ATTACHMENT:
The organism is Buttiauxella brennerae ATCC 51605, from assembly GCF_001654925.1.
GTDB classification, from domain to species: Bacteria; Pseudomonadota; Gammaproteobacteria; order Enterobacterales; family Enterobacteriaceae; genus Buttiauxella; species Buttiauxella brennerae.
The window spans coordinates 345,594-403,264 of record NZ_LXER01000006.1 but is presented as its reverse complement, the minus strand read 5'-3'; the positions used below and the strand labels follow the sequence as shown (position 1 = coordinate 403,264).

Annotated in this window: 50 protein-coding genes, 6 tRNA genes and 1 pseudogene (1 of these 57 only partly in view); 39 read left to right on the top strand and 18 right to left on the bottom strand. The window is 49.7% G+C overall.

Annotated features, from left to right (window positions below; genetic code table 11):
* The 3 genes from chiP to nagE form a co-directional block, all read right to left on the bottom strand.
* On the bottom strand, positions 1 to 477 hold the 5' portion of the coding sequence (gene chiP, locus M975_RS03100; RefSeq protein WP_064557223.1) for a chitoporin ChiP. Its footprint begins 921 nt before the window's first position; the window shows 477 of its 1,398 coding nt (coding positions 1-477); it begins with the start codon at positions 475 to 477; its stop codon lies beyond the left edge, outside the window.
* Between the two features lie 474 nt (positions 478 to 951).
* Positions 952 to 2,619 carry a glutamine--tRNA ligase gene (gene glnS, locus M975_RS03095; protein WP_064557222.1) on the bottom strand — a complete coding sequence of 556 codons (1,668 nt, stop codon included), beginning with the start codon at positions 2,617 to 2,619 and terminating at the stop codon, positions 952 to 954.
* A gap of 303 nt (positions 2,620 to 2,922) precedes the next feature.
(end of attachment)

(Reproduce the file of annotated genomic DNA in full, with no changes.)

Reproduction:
The organism is Buttiauxella brennerae ATCC 51605, from assembly GCF_001654925.1.
GTDB classification, from domain to species: Bacteria; Pseudomonadota; Gammaproteobacteria; order Enterobacterales; family Enterobacteriaceae; genus Buttiauxella; species Buttiauxella brennerae.
The window spans coordinates 345,594-403,264 of record NZ_LXER01000006.1 but is presented as its reverse complement, the minus strand read 5'-3'; the positions used below and the strand labels follow the sequence as shown (position 1 = coordinate 403,264).

Annotated in this window: 50 protein-coding genes, 6 tRNA genes and 1 pseudogene (1 of these 57 only partly in view); 39 read left to right on the top strand and 18 right to left on the bottom strand. The window is 49.7% G+C overall.

Annotated features, from left to right (window positions below; genetic code table 11):
* The 3 genes from chiP to nagE form a co-directional block, all read right to left on the bottom strand.
* On the bottom strand, positions 1 to 477 hold the 5' portion of the coding sequence (gene chiP, locus M975_RS03100; RefSeq protein WP_064557223.1) for a chitoporin ChiP. Its footprint begins 921 nt before the window's first position; the window shows 477 of its 1,398 coding nt (coding positions 1-477); it begins with the start codon at positions 475 to 477; its stop codon lies beyond the left edge, outside the window.
* Between the two features lie 474 nt (positions 478 to 951).
* Positions 952 to 2,619 carry a glutamine--tRNA ligase gene (gene glnS, locus M975_RS03095; protein WP_064557222.1) on the bottom strand — a complete coding sequence of 556 codons (1,668 nt, stop codon included), beginning with the start codon at positions 2,617 to 2,619 and terminating at the stop codon, positions 952 to 954.
* A gap of 303 nt (positions 2,620 to 2,922) precedes the next feature.